Here at Sauce Labs, we work with, quite literally, millions of real-world Selenium tests. A handful of major issues with Selenium come up again and again with our customers. Some are browser configuration details we can tweak in our cloud, while others are beyond the reach of Selenium 1.
The good news for the Selenium community is that Selenium 2 aims to solve these latter issues in a comprehensive way. Most current Selenium users, however, have yet to make the leap to Selenium 2. In the meantime, we’ve been working around some of the biggest issues to make things work well for users of Sauce OnDemand.
Testing with SSL is challenging. Testing with Selenium and SSL can seem downright impossible. But it doesn’t have to be so! Selenium users encounter two major issues with SSL: Selenium’s proxy mode interfering with the SSL connection and invalid certificates in staging environments. The solution to both is to use the Selenium project’s “CyberVillains” Certificate Authority.
In browsers other than Internet Explorer and Firefox, Selenium proxies all HTTP and HTTPS traffic. Browsers correctly recognize that the HTTPS connection is being interfered with and prevent Selenium from doing its job. The solution that the Selenium project came up with is to have Selenium’s proxy server sign HTTPS connections itself, using the CyberVillains CA. Once you install this certificate to the Trusted Root Certificate Authorities on Windows, Selenium can re-sign all HTTPS connections with a certificate signed by CyberVillains, allowing Selenium to drive your browser to HTTPS URLs. By default, it will do its best to validate the certificate used to sign the connection Selenium makes to your AUT, but that, too, can be dealt with.
Many teams use SSL certificates in testing that aren’t entirely valid. This presents a problem for in-browser testing, because browsers will complain about the SSL certificates being invalid on HTTPS URLs. CyberVillains to the rescue again! When browsers are configured to use Selenium to proxy all content, Selenium can be launched with -trustAllSSLCertificates, which turns off Selenium’s SSL certificate validation and accepts anything. In *iexplore and *firefox modes (AKA *iehta and *chrome, respectively), browsers are not configured to use Selenium as a proxy server, which usually means the CyberVillains approach doesn’t work. In Sauce OnDemand, we now automatically configure Internet Explorer to use Selenium as a proxy server, even in *iexplore mode. For Firefox, we’ve implemented custom profiles, which give you even more control over your certificate environment.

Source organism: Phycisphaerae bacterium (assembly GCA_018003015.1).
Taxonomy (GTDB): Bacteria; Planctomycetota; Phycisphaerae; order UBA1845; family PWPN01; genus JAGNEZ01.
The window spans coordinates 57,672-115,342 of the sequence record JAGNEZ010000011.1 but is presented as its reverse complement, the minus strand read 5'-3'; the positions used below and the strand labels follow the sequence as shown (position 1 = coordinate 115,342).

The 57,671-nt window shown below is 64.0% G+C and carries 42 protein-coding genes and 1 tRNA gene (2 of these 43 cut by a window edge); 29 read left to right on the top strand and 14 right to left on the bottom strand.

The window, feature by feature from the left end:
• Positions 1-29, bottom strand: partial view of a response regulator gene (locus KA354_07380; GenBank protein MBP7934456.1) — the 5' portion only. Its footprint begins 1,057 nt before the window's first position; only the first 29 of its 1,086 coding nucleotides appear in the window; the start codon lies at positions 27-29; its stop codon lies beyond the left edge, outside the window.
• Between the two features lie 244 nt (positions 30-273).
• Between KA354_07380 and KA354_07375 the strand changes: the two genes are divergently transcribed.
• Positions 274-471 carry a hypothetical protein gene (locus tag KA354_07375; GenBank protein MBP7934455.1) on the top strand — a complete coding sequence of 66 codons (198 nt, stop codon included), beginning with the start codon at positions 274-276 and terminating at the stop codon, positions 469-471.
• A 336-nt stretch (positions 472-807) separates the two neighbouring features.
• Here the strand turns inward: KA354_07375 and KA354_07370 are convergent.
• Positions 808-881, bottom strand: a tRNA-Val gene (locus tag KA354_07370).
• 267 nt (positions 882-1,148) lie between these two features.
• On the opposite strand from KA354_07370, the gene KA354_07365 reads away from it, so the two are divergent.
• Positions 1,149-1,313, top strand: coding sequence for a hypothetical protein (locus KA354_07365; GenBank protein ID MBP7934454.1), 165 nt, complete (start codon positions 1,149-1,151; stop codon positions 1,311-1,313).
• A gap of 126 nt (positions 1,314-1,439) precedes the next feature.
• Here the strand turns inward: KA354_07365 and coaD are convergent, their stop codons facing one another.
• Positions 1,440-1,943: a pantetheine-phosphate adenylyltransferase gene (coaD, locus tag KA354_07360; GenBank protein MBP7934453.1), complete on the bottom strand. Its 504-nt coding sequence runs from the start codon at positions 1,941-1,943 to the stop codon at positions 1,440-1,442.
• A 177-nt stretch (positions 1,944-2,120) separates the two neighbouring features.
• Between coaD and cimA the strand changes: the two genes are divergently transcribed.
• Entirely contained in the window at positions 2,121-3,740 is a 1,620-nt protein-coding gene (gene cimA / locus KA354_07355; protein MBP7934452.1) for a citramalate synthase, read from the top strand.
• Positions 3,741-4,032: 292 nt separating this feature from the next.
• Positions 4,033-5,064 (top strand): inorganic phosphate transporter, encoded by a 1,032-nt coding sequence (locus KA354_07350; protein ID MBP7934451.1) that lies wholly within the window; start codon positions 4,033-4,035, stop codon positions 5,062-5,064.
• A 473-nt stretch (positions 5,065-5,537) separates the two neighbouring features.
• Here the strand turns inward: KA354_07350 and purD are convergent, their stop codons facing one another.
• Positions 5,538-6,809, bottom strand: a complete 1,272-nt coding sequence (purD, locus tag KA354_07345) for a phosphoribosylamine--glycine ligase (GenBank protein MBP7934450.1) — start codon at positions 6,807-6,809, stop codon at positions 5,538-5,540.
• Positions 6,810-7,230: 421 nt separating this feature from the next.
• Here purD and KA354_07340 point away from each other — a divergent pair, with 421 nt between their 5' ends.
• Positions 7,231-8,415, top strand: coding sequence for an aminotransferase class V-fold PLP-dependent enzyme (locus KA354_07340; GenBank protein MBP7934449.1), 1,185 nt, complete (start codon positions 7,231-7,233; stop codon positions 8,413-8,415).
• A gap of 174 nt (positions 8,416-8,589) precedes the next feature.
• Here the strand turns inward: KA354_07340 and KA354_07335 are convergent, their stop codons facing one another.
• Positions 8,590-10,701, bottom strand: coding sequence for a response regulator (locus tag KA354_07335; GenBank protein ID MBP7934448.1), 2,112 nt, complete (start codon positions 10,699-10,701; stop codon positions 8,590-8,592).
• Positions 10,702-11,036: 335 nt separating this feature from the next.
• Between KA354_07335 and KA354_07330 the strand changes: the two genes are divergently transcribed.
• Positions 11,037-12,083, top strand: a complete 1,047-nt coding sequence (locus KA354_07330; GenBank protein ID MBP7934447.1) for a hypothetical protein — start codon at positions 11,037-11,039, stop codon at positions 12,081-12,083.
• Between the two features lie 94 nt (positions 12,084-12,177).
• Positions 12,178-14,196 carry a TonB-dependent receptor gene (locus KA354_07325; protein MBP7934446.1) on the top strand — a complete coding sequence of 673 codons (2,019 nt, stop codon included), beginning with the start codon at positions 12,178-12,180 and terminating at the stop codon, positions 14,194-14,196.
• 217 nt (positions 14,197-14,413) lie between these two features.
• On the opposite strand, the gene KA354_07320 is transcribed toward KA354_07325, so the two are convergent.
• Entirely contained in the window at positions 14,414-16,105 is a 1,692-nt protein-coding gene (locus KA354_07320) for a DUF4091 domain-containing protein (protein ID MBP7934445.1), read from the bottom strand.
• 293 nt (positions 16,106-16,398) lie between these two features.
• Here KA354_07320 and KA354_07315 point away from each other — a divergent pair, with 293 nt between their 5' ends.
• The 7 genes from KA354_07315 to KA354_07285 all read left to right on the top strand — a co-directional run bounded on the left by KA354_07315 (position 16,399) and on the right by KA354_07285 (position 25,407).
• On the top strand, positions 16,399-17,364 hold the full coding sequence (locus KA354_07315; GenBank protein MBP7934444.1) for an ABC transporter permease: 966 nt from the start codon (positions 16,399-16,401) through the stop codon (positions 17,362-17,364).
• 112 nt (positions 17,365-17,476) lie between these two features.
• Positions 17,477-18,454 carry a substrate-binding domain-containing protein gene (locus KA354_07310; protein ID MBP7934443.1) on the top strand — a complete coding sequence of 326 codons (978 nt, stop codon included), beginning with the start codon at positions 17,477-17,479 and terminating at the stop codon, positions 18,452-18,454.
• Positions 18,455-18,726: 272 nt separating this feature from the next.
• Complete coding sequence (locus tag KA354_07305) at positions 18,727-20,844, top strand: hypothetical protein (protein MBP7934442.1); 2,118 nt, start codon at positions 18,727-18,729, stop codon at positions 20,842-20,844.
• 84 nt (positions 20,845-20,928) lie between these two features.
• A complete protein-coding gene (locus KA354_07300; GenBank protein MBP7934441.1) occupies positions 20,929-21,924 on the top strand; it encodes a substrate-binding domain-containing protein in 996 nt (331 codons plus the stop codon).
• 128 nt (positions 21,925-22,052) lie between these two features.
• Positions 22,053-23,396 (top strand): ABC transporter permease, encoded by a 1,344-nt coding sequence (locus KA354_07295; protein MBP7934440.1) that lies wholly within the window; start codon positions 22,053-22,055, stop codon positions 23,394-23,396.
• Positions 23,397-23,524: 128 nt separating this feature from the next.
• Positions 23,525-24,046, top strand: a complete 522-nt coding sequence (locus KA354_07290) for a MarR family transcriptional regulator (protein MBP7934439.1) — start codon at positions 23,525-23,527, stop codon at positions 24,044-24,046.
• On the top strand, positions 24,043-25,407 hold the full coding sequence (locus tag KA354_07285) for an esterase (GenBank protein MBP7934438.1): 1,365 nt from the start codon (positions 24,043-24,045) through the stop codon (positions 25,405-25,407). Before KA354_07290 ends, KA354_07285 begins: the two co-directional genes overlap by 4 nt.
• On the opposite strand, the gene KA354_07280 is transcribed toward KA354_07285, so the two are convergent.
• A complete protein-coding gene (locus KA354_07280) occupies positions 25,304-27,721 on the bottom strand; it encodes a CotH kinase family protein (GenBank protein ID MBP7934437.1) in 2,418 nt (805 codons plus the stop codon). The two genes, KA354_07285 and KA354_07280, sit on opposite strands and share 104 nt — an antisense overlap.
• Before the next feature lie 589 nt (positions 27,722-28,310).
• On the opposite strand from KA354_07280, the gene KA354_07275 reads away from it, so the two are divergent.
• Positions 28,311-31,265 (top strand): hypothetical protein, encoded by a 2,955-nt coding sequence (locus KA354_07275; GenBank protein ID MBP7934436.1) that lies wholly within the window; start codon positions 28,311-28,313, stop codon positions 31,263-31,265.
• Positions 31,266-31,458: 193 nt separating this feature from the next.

You can read more about our HTTPS support in the Sauce OnDemand documentation.
We have now enabled full Unicode support for all browsers in Sauce OnDemand. We’ve installed East Asian Language support on all of our Windows robots, so your Unicode will render correctly in screenshots/videos, and you can now make assertions in your tests using unicode characters.
Cross-browser File Upload
File upload has been a persistent problem for Selenium users. We are excited to announce our preliminary support for cross-browser file upload in Sauce OnDemand. We’ve stepped out of the browser environment to interact directly with the operating system (only Windows for now), downloading files you specify from a URL and entering them into file input fields. We have this working on all versions of Internet Explorer, Safari, and Firefox on Windows, and we look forward to open-sourcing our work when we’ve flushed out the last few issues with it.
We’ve implemented file upload support using the existing attachFile command in Selenium, so you don’t even need to change your tests that already work in Firefox. Just call attachFile with a URL to the file you want uploaded and a Selenium locator for the file input box, and we’ll take care of the rest!
OS-level Popup Eliminator
Using the same OS-level hooks we built for cross-browser file upload, we’ve built a popup eliminator that will automatically click “OK” or “Yes” in any browser-level popups that appear in Internet Explorer. For example, even with the CyberVillains certificate, IE 6, 7, and 8 will pop up warnings when opening a page with mixed HTTP/HTTPS content. Our popup eliminator takes care of these and more popups. As we gain confidence in this approach, we look forward to pushing these changes upstream into the Selenium project or open-sourcing them as a standalone wrapper for Selenium.
At Sauce Labs, we’re all about providing the best Selenium experience possible. If you have suggestions for how we could improve these features, let us know on our forums!